Study: Catalogers Benefiting Most From Online Sales

Business-to-consumer online sales in 2000 grew 66 percent to nearly $45 billion and are expected to grow another 45 percent this year to $65 billion, according to a study released yesterday.

About 40 percent of catalogers have been able to attract new customers through their online operations, the study found, resulting in about 72 percent of them showing an operating profit last year.

The study, called “The State of Online Retailing 4.0,” is an annual report released by in conjunction with the Boston Consulting Group.

This year's report found that despite the dot-com shakeout, 43 percent of store-based retailers and 27 percent of Web-based retailers showed an operating profit in 2000. Overall, operating losses were $5.6 billion last year. Operating losses as a percentage of revenue decreased to 13 percent in 2000 from 19 percent in 1999.

The study noted that the move to profitability is partly a result of online retailers putting tighter controls on their marketing budgets. Customer acquisition costs for all retailers selling online fell to an average of $29 last year from $38 in 1999. Web-based retailers were able to reduce their acquisition costs to $55 in 2000 from $82 the previous year. The best-performing Web-based retailers were able to reduce their acquisition costs to an average of $14 per customer.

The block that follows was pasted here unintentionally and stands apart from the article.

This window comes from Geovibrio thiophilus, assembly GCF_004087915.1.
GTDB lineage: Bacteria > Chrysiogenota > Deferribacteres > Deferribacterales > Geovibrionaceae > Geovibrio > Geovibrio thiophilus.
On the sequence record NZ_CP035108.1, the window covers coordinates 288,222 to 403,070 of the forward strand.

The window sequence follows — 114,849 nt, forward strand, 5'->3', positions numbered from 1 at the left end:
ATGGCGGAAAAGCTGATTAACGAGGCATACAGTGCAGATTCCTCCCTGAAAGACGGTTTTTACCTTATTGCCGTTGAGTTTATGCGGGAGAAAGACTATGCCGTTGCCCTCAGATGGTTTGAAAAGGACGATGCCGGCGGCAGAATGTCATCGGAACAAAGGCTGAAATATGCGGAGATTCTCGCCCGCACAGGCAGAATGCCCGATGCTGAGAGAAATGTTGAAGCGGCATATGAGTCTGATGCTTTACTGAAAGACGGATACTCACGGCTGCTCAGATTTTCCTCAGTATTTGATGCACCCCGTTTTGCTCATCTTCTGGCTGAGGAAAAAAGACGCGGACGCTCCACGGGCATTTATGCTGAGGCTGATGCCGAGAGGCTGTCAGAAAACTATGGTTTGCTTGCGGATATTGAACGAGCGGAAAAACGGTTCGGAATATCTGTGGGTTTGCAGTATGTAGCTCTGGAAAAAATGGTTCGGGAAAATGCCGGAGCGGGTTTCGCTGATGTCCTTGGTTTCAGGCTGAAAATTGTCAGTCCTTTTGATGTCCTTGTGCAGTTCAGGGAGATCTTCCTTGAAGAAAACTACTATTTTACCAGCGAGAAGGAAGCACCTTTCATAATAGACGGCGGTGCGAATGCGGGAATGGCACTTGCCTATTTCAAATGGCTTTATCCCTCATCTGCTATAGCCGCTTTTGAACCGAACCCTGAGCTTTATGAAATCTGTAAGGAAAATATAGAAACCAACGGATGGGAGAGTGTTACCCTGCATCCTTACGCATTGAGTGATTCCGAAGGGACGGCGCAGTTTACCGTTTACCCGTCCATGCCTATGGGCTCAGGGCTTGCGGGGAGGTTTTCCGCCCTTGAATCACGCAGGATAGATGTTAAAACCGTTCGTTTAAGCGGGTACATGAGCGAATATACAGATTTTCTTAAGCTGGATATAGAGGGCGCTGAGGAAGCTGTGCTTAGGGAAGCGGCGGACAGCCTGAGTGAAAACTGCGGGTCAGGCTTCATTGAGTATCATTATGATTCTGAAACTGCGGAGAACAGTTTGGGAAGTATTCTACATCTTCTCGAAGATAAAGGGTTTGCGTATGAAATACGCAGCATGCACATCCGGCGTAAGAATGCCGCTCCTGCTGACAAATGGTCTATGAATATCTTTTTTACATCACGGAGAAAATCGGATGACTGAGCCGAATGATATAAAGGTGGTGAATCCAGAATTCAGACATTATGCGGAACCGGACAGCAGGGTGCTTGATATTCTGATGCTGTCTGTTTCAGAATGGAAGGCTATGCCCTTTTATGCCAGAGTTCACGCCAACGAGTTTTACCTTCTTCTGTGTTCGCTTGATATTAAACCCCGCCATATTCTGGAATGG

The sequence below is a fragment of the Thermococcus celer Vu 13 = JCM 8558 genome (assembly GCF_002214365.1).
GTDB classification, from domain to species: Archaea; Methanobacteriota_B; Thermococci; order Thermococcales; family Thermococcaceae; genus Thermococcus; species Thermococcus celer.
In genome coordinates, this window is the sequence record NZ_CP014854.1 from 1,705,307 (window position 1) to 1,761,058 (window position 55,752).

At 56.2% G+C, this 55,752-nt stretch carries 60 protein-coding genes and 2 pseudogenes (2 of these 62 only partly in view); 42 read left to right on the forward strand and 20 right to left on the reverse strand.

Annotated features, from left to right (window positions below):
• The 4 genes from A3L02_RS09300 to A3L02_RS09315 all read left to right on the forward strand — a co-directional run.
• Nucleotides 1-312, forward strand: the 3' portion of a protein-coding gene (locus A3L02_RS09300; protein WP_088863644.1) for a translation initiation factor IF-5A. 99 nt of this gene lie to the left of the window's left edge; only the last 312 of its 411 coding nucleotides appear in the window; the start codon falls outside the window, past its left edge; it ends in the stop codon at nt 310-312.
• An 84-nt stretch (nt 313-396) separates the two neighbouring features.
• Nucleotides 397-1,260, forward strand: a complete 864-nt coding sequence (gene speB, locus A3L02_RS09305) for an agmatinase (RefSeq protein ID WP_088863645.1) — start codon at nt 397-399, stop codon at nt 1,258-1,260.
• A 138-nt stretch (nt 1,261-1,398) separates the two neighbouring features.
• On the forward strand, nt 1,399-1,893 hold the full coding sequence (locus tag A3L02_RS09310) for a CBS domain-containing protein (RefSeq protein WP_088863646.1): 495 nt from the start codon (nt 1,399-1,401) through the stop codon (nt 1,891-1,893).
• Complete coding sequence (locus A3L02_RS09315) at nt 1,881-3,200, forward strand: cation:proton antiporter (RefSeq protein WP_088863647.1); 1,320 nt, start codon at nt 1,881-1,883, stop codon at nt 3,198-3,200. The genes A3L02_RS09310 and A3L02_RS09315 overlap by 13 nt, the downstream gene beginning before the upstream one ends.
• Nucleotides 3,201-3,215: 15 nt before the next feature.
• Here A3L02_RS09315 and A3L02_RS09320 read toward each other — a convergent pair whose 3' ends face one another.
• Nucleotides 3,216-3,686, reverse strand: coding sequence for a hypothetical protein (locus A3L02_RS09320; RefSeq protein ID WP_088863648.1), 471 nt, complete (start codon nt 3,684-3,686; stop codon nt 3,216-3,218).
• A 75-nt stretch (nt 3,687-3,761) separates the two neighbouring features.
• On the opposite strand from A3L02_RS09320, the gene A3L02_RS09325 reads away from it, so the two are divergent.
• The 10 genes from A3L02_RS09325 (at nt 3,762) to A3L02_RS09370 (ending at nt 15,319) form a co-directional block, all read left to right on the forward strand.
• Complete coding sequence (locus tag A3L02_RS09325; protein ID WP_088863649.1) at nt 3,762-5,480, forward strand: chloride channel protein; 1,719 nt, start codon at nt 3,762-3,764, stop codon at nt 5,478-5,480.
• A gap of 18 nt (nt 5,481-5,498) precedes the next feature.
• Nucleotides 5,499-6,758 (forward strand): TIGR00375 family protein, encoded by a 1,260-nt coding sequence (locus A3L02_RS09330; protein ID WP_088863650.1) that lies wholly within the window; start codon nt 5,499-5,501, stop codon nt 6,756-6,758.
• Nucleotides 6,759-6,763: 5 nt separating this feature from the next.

“Web-based retailers need to learn the basics of retailing,” said Peter Stanger, vice president and leader of Boston Consulting Group's business-to-consumer topic area in North America. “Store-based players are new to home delivery and selling to consumers one-on-one from a distance. Catalogers have a leg up on many dimensions but need to perfect ways to exploit the relationship marketing opportunities that the Internet enables and improve the consumer online experience.”

The study noted that travel, the largest online category at $13.8 billion in 2000, is expected to grow 50 percent this year. But as online retailing matures, other categories are expected to level off, with books stabilizing at 25 percent growth and computer hardware and software at 15 percent growth., a division of the National Retail Federation, is an association of retailers whose membership includes online, offline, catalog-based and manufacturers selling directly to consumers.

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